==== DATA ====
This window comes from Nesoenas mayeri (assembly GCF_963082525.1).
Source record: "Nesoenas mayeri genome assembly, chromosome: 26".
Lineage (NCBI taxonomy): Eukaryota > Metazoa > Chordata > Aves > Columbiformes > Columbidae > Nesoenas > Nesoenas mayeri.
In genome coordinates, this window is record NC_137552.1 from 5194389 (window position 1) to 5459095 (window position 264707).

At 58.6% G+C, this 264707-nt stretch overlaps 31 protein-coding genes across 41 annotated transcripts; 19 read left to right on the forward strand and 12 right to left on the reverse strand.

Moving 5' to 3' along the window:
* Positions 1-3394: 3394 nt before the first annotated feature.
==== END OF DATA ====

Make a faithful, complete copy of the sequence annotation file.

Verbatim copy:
This window comes from Nesoenas mayeri (assembly GCF_963082525.1).
Source record: "Nesoenas mayeri genome assembly, chromosome: 26".
Lineage (NCBI taxonomy): Eukaryota > Metazoa > Chordata > Aves > Columbiformes > Columbidae > Nesoenas > Nesoenas mayeri.
In genome coordinates, this window is record NC_137552.1 from 5194389 (window position 1) to 5459095 (window position 264707).

At 58.6% G+C, this 264707-nt stretch overlaps 31 protein-coding genes across 41 annotated transcripts; 19 read left to right on the forward strand and 12 right to left on the reverse strand.

Moving 5' to 3' along the window:
* Positions 1-3394: 3394 nt before the first annotated feature.